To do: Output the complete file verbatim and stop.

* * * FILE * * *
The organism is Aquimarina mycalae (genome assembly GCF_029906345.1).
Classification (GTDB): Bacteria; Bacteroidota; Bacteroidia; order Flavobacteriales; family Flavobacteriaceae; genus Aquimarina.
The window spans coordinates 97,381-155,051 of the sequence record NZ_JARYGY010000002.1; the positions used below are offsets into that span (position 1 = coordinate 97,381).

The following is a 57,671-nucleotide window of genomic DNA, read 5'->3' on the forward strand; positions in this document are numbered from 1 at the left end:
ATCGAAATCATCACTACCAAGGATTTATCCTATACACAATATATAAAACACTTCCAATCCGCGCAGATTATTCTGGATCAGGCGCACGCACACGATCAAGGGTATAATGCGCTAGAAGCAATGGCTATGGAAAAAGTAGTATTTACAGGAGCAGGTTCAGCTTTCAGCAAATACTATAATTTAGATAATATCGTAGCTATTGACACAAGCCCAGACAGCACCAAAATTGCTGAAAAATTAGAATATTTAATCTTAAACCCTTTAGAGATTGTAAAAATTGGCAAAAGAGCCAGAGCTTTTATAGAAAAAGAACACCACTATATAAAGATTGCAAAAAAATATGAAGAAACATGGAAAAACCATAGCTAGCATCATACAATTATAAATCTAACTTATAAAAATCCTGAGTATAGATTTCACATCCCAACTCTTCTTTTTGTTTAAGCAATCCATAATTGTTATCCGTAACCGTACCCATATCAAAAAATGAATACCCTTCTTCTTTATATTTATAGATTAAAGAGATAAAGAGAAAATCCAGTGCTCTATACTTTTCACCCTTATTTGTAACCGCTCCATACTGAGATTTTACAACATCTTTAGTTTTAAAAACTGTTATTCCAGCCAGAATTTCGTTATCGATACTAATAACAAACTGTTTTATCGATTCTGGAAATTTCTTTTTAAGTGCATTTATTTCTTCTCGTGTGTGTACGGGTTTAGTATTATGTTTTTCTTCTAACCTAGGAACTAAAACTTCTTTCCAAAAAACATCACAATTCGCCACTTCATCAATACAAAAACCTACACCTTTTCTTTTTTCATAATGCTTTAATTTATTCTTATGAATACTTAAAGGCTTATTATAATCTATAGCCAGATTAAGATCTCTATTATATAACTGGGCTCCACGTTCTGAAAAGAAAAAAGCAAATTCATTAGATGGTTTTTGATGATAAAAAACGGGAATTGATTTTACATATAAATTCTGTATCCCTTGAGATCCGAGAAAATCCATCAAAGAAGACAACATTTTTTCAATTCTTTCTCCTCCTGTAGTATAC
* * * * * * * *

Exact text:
The organism is Aquimarina mycalae (genome assembly GCF_029906345.1).
Classification (GTDB): Bacteria; Bacteroidota; Bacteroidia; order Flavobacteriales; family Flavobacteriaceae; genus Aquimarina.
The window spans coordinates 97,381-155,051 of the sequence record NZ_JARYGY010000002.1; the positions used below are offsets into that span (position 1 = coordinate 97,381).

The following is a 57,671-nucleotide window of genomic DNA, read 5'->3' on the forward strand; positions in this document are numbered from 1 at the left end:
ATCGAAATCATCACTACCAAGGATTTATCCTATACACAATATATAAAACACTTCCAATCCGCGCAGATTATTCTGGATCAGGCGCACGCACACGATCAAGGGTATAATGCGCTAGAAGCAATGGCTATGGAAAAAGTAGTATTTACAGGAGCAGGTTCAGCTTTCAGCAAATACTATAATTTAGATAATATCGTAGCTATTGACACAAGCCCAGACAGCACCAAAATTGCTGAAAAATTAGAATATTTAATCTTAAACCCTTTAGAGATTGTAAAAATTGGCAAAAGAGCCAGAGCTTTTATAGAAAAAGAACACCACTATATAAAGATTGCAAAAAAATATGAAGAAACATGGAAAAACCATAGCTAGCATCATACAATTATAAATCTAACTTATAAAAATCCTGAGTATAGATTTCACATCCCAACTCTTCTTTTTGTTTAAGCAATCCATAATTGTTATCCGTAACCGTACCCATATCAAAAAATGAATACCCTTCTTCTTTATATTTATAGATTAAAGAGATAAAGAGAAAATCCAGTGCTCTATACTTTTCACCCTTATTTGTAACCGCTCCATACTGAGATTTTACAACATCTTTAGTTTTAAAAACTGTTATTCCAGCCAGAATTTCGTTATCGATACTAATAACAAACTGTTTTATCGATTCTGGAAATTTCTTTTTAAGTGCATTTATTTCTTCTCGTGTGTGTACGGGTTTAGTATTATGTTTTTCTTCTAACCTAGGAACTAAAACTTCTTTCCAAAAAACATCACAATTCGCCACTTCATCAATACAAAAACCTACACCTTTTCTTTTTTCATAATGCTTTAATTTATTCTTATGAATACTTAAAGGCTTATTATAATCTATAGCCAGATTAAGATCTCTATTATATAACTGGGCTCCACGTTCTGAAAAGAAAAAAGCAAATTCATTAGATGGTTTTTGATGATAAAAAACGGGAATTGATTTTACATATAAATTCTGTATCCCTTGAGATCCGAGAAAATCCATCAAAGAAGACAACATTTTTTCAATTCTTTCTCCTCCTGTAGTATAC